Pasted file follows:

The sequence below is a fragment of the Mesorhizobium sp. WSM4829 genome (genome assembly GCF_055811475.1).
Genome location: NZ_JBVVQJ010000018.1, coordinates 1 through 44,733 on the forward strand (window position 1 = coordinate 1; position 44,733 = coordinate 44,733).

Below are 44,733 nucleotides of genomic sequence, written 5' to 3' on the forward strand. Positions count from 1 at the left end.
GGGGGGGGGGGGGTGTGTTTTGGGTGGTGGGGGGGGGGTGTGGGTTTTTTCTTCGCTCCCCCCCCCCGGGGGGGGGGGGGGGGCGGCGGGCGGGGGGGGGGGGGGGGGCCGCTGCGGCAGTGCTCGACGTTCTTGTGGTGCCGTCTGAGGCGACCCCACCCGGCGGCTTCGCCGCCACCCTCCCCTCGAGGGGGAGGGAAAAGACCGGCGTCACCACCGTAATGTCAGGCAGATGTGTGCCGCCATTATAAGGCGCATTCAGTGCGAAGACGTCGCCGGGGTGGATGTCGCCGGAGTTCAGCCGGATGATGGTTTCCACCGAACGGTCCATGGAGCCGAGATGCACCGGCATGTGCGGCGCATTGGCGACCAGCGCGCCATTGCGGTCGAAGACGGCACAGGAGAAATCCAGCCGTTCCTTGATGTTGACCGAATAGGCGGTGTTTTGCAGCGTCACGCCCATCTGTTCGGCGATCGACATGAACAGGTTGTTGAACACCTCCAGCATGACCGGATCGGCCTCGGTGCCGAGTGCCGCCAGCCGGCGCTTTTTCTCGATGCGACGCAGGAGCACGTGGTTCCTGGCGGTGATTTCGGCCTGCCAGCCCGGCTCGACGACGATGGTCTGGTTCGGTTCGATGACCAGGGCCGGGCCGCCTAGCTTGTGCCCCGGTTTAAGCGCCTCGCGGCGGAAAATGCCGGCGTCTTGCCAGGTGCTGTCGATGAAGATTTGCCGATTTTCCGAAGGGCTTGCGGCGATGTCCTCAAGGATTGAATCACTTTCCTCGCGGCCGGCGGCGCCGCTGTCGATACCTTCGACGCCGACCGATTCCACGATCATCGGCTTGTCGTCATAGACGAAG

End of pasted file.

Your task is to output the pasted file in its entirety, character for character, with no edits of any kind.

The sequence below is a fragment of the Mesorhizobium sp. WSM4829 genome (genome assembly GCF_055811475.1).
Genome location: NZ_JBVVQJ010000018.1, coordinates 1 through 44,733 on the forward strand (window position 1 = coordinate 1; position 44,733 = coordinate 44,733).

Below are 44,733 nucleotides of genomic sequence, written 5' to 3' on the forward strand. Positions count from 1 at the left end.
GGGGGGGGGGGGGTGTGTTTTGGGTGGTGGGGGGGGGGTGTGGGTTTTTTCTTCGCTCCCCCCCCCCGGGGGGGGGGGGGGGGCGGCGGGCGGGGGGGGGGGGGGGGGCCGCTGCGGCAGTGCTCGACGTTCTTGTGGTGCCGTCTGAGGCGACCCCACCCGGCGGCTTCGCCGCCACCCTCCCCTCGAGGGGGAGGGAAAAGACCGGCGTCACCACCGTAATGTCAGGCAGATGTGTGCCGCCATTATAAGGCGCATTCAGTGCGAAGACGTCGCCGGGGTGGATGTCGCCGGAGTTCAGCCGGATGATGGTTTCCACCGAACGGTCCATGGAGCCGAGATGCACCGGCATGTGCGGCGCATTGGCGACCAGCGCGCCATTGCGGTCGAAGACGGCACAGGAGAAATCCAGCCGTTCCTTGATGTTGACCGAATAGGCGGTGTTTTGCAGCGTCACGCCCATCTGTTCGGCGATCGACATGAACAGGTTGTTGAACACCTCCAGCATGACCGGATCGGCCTCGGTGCCGAGTGCCGCCAGCCGGCGCTTTTTCTCGATGCGACGCAGGAGCACGTGGTTCCTGGCGGTGATTTCGGCCTGCCAGCCCGGCTCGACGACGATGGTCTGGTTCGGTTCGATGACCAGGGCCGGGCCGCCTAGCTTGTGCCCCGGTTTAAGCGCCTCGCGGCGGAAAATGCCGGCGTCTTGCCAGGTGCTGTCGATGAAGATTTGCCGATTTTCCGAAGGGCTTGCGGCGATGTCCTCAAGGATTGAATCACTTTCCTCGCGGCCGGCGGCGCCGCTGTCGATACCTTCGACGCCGACCGATTCCACGATCATCGGCTTGTCGTCATAGACGAAG